Friday, May 6, 2016

Reading Period 28: May 6 - 12: Kenya, Tanzania

Long Read: 

Things Fall Apart by Chinua Achebe, chapters 20-25

Short Read: 

Yeats' Vision. The Irish poet William Butler Yeats had a vision about human history, including a concept that history is divided into repeating series of 2000 years, divided further into 28 different phases. This is a web site, and the structure and length of some of the pages can be overwhelming. Make sure you read about what a gyre is, and about cycles of history and the great year. This is weird and complicated stuff, but important. It is to Yeats' theory that Achebe's title refers.


"The Second Coming" by W. B. Yeats

Turning and turning in the widening gyre  
The falcon cannot hear the falconer;
Things fall apart; the centre cannot hold;
Mere anarchy is loosed upon the world,
The blood-dimmed tide is loosed, and everywhere  
The ceremony of innocence is drowned;
The best lack all conviction, while the worst  
Are full of passionate intensity.

Surely some revelation is at hand;
Surely the Second Coming is at hand.  
The Second Coming! Hardly are those words out  
When a vast image out of Spiritus Mundi
Troubles my sight: somewhere in sands of the desert  
A shape with lion body and the head of a man,  
A gaze blank and pitiless as the sun,  
Is moving its slow thighs, while all about it  
Reel shadows of the indignant desert birds.  
The darkness drops again; but now I know  
That twenty centuries of stony sleep
Were vexed to nightmare by a rocking cradle,  
And what rough beast, its hour come round at last,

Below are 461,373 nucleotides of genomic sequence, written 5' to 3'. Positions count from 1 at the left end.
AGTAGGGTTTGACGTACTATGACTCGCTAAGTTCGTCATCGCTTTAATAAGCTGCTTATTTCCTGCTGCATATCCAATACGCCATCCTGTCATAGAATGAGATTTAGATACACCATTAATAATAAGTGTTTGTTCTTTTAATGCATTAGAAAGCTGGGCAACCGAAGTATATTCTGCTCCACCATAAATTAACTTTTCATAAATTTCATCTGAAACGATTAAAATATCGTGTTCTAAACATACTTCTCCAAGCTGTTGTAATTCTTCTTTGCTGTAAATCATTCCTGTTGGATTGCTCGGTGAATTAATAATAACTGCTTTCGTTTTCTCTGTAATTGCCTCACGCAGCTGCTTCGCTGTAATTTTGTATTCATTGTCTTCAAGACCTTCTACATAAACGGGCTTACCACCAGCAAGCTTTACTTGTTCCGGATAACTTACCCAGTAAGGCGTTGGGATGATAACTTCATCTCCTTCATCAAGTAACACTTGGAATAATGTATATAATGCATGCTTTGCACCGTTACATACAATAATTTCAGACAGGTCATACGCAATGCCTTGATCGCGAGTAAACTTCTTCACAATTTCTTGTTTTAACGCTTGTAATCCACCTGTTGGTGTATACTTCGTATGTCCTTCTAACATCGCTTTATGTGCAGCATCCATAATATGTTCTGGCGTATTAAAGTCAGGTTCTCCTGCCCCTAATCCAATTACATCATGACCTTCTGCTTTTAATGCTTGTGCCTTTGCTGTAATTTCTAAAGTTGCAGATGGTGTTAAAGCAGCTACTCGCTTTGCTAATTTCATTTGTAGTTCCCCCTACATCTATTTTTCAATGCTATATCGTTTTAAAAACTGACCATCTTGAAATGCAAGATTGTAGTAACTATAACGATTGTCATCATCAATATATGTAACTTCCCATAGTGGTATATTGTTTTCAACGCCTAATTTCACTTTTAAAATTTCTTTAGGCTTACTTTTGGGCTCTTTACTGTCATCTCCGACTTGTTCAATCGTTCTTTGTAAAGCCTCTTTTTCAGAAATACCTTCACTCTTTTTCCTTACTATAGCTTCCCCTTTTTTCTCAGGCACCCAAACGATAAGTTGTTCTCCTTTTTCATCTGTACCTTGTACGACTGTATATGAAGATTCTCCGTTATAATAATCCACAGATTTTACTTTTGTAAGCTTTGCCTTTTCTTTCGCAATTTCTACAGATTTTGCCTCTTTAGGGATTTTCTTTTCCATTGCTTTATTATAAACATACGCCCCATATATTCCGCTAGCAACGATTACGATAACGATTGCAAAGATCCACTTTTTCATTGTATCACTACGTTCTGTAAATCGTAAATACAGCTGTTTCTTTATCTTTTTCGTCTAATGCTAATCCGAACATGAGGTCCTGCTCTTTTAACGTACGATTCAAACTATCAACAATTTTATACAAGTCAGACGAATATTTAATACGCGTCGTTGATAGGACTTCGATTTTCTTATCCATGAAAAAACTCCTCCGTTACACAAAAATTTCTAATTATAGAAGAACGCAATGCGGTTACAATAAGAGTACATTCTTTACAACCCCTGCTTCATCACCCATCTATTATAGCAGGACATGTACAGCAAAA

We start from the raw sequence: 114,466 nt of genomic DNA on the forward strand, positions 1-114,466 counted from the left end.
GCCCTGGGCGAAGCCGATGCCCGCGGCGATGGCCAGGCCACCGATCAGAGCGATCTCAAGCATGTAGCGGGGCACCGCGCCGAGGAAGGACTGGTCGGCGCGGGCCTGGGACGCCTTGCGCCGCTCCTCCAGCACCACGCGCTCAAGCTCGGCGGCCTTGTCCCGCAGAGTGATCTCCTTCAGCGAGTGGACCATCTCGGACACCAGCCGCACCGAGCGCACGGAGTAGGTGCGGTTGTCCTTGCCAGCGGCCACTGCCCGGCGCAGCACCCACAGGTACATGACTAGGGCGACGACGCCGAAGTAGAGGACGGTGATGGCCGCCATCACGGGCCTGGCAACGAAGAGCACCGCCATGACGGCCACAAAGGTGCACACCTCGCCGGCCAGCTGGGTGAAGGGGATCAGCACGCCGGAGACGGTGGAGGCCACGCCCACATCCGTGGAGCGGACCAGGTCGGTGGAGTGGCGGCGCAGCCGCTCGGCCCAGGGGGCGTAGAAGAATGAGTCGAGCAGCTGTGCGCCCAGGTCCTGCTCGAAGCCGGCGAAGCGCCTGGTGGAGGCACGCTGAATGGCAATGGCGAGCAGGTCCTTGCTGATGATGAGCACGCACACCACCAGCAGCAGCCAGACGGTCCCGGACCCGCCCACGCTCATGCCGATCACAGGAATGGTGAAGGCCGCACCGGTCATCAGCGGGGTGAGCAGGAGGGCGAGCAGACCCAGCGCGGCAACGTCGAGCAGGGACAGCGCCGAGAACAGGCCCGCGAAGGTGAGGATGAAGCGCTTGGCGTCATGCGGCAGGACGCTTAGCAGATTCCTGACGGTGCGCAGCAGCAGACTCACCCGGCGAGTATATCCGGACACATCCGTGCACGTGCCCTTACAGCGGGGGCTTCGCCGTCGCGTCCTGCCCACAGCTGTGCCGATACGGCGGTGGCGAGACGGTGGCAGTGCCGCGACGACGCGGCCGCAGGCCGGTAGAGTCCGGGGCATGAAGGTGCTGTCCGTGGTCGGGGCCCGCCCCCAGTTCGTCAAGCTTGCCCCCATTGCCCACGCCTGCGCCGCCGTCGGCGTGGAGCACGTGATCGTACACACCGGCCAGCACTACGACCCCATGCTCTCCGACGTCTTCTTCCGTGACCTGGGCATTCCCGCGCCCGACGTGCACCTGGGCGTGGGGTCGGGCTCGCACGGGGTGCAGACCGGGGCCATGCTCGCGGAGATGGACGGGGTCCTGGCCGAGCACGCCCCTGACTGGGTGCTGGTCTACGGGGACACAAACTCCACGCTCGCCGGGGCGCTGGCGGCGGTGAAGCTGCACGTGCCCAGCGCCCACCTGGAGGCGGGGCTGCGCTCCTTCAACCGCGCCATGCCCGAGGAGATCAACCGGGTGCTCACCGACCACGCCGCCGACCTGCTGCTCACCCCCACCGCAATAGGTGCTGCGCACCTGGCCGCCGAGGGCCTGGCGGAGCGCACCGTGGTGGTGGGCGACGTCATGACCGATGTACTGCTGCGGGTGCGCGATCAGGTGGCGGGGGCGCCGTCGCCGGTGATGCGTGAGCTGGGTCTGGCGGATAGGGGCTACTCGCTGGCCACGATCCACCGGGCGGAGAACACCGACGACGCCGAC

Slouches towards Bethlehem to be born?

Creative Assignment:

Read the poem a few times. Now, after reading this page and the poem, create your own illustration for Yeats' concept of the widening gyre. It should have geometric elements, but should also include at least one image from the poem.


Draw a map of Africa, freehand, as best you can. You will need a large piece of paper! There are 54 countries -- include them all! Add in all the names of the countries, the rivers and major lakes, and label the surrounding bodies of water. Now the twist: Your map does not have to be exactly accurate. You can use a collection of different sized rectangles or triangles to make your map, or circles. Your map should reflect the correct location of each country, relative to the other countries, and be labeled with the capital, but other than that, you have complete creative freedom as to the shape of the countries and continent.

Writing Assignment:

Having looked over the web site I assigned you to read, come up with a brief summary of Yeats' concept of the widening gyre and the repeating cycles of history. Pretend you are explaining it to a friend on the bus, and you must explain it quickly, before your friend gets off at the next stop, because your friend is going to take a test on modernism and how this Yeats idea relates to Chinua Achebe. Try to distill what you've learned about Yeats' cycles into just a few paragraphs. Begin your essay with "Alright, you've got this gyre, see?"


In class, we talked about cultural relativism and how learning about other cultures can lead to judging other cultures and then to fixing other cultures. Read chapter 1 from the Peace Corps workbook, Culture Matters. Think about your own personal boundaries for where knowledge meets judgment, and where observation turns to action. How does your own culture and the situation you were born in create your worldview? Where do you draw the line between an "I'm ok, you're ok" response to violence and traditions you see as immoral, and the urgent need to help the people who are engaging in these traditions? Your essay should consist of four paragraphs -- an interesting introduction, maybe using an example from the novel, a paragraph about what you consider to be tolerable, a paragraph about what you consider to be intolerable, and a conclusion about where you draw the line and what action you see as necessary.


No quiz this week! I will quiz you on the rest of the novel next week.

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